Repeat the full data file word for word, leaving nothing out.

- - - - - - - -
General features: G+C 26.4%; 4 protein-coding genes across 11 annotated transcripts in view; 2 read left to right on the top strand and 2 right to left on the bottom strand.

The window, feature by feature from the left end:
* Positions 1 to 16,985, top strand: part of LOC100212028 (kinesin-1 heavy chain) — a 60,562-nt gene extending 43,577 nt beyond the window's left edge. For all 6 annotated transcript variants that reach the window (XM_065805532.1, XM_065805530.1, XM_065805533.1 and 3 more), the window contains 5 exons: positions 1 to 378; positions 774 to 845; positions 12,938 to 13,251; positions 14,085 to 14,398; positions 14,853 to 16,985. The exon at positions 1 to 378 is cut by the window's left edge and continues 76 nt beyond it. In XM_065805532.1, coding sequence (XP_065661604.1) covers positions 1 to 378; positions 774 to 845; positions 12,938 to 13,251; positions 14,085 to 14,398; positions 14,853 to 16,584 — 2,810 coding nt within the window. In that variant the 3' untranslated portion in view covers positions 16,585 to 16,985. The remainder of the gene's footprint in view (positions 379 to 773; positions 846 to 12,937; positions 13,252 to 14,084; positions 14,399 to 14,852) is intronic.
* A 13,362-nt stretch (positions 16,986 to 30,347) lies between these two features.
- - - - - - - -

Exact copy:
General features: G+C 26.4%; 4 protein-coding genes across 11 annotated transcripts in view; 2 read left to right on the top strand and 2 right to left on the bottom strand.

The window, feature by feature from the left end:
* Positions 1 to 16,985, top strand: part of LOC100212028 (kinesin-1 heavy chain) — a 60,562-nt gene extending 43,577 nt beyond the window's left edge. For all 6 annotated transcript variants that reach the window (XM_065805532.1, XM_065805530.1, XM_065805533.1 and 3 more), the window contains 5 exons: positions 1 to 378; positions 774 to 845; positions 12,938 to 13,251; positions 14,085 to 14,398; positions 14,853 to 16,985. The exon at positions 1 to 378 is cut by the window's left edge and continues 76 nt beyond it. In XM_065805532.1, coding sequence (XP_065661604.1) covers positions 1 to 378; positions 774 to 845; positions 12,938 to 13,251; positions 14,085 to 14,398; positions 14,853 to 16,584 — 2,810 coding nt within the window. In that variant the 3' untranslated portion in view covers positions 16,585 to 16,985. The remainder of the gene's footprint in view (positions 379 to 773; positions 846 to 12,937; positions 13,252 to 14,084; positions 14,399 to 14,852) is intronic.
* A 13,362-nt stretch (positions 16,986 to 30,347) lies between these two features.